cage

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cage

1. Engineering a skeleton ring device that ensures that the correct amount of space is maintained between the individual rollers or balls in a rolling bearing
2. Informal the basket used in basketball
3. Informal the goal in ice hockey

Cage

John. 1912--92, US composer of experimental music for a variety of conventional, modified, or invented instruments. He evolved a type of music apparently undetermined by the composer, such as in Imaginary Landscape (1951) for 12 radio sets. Other works include Reunion (1968), Apartment Building 1776 (1976), and Europeras 3 and 4 (1990)

Cage

 

(in mining), a hoisting device for transporting cars loaded with minerals through the main mine shaft to the surface and for lowering and raising workers, materials, and equipment. The cage is a metal compartment, with devices for guiding it along the conductors, arresting devices (gates) to prevent the cars from rolling out spontaneously, and suspension and parachute devices. The cages travel along wood or metal guides in vertical mine shafts and on rails in sloping shafts. Cages may be the tipping, nontipping, or combination type and single-stage or multistage.

What does it mean when you dream about a cage?

A cage may indicate the dreamer feels cooped up. Being in the cage may signify the need to escape from a confining situation or relationship.

cage

[kāj]
(crystallography)
A void occurring in a crystal structure capable of trapping one or more foreign atoms.
(mechanical engineering)
A frame for maintaining uniform separation between the balls or rollers in a bearing. Also known as separator.
(mining engineering)
The car which carries personnel and materials in a mine hoist.
(petroleum engineering)
A component in a sucker rod pump that contains the valve ball and maintains it at a correct operating distance from the valve seats.
(physical chemistry)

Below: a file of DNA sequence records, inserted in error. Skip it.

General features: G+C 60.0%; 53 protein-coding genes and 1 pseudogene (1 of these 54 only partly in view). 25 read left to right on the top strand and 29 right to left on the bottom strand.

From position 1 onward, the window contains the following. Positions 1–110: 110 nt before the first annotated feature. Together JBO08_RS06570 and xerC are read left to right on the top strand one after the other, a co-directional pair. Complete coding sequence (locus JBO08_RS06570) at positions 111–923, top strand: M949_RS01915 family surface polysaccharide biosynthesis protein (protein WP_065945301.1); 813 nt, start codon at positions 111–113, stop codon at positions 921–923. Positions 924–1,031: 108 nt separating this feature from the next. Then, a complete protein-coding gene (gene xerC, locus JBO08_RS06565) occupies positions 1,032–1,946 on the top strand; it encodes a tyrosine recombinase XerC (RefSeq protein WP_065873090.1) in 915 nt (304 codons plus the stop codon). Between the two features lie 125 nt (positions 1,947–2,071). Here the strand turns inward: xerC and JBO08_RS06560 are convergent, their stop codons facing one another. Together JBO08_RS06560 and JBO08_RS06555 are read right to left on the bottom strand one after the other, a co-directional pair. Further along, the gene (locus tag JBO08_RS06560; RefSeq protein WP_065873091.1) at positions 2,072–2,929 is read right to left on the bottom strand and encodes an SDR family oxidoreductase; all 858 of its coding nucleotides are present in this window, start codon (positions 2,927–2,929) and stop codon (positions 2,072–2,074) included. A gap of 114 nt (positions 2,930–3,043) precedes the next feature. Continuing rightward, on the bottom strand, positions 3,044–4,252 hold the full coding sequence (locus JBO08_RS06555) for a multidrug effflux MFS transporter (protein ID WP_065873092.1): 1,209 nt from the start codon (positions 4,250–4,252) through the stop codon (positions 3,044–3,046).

An aggregate of molecules in the condensed phase that surrounds fragments formed by thermal or photochemical dissociation or pairs of molecules in a solution that have collided without reacting.

cage

1. Any rigid, reinforced assembly, ready for placing in position.
2. A metal enclosure for balcony spotlights.
3. A chantry or chapel screened by open tracery.

cage

Mechanically locking the gimbals of a gyroscope so that it will not be damaged by rough handling or radical maneuvers. A caging button or knob is provided on some gyro instruments to prevent damage to them. It is also used when a gyro has tumbled and needs to be re-erected.

CAGE

Early system on IBM 704. Listed in CACM 2(5):16 (May 1959).

Cage

(dreams)
This dream symbol suggests that you may be experiencing inhibition and powerlessness in some areas of your life. Additionally, you may be feeling restricted and have concerns about your personal freedom. (Who holds the key to the cage in your dream?) Consider all of the details in the dream and look for its possible source (i. e., family life, relationships, thoughts and/or feelings, or work life).
References in classic literature ?
The following morning the cages would be filled with a new consignment of victims, and so on throughout the ten days of the games.
Once while Tess was at the window where the cages were ranged, giving her lesson as usual, she thought she heard a rustling behind the bed.
For an instant silence reigned in the great amphitheatre, then a wild shout arose from the cages of the doomed.
She was alone in the southern tower, with her sister Jacqueline, a bell of lesser size, shut up in a smaller cage beside hers.
That poor lady, for instance, consulted her for advice when, one day, she opened Cassandra's bedroom door on a mission of discovery, and found the ceiling hung with mulberry-leaves, the windows blocked with cages, and the tables stacked with home-made machines for the manufacture of silk dresses.
I could not have imagined then that you would want to sell our furniture, and take a house in Bride Street, where the rooms are like cages.
Rarely, except for their acts, were they taken out from their cages.
Now she'll go prancing round with bird cages and baskets and carts and pigs, for all I know, in her ears, as the other girls do, and won't she look like a goose?
At the Creation, animals of all kinds which had been kept chained up were let loose suddenly, and ran among the people, while pigeons set free from cages flew over their heads.
These birds are not unfrequently kept either in cages or in courtyards, with their wings cut.
The animals in cages, which gradually learn to get out, perform random movements at first, which are purely instinctive.
Children stopping before the cage are fascinated, men turn away with an air of disgust, and women linger for a moment, trying per- haps to remember which one of their male acquain- tances the thing in some faint way resembles.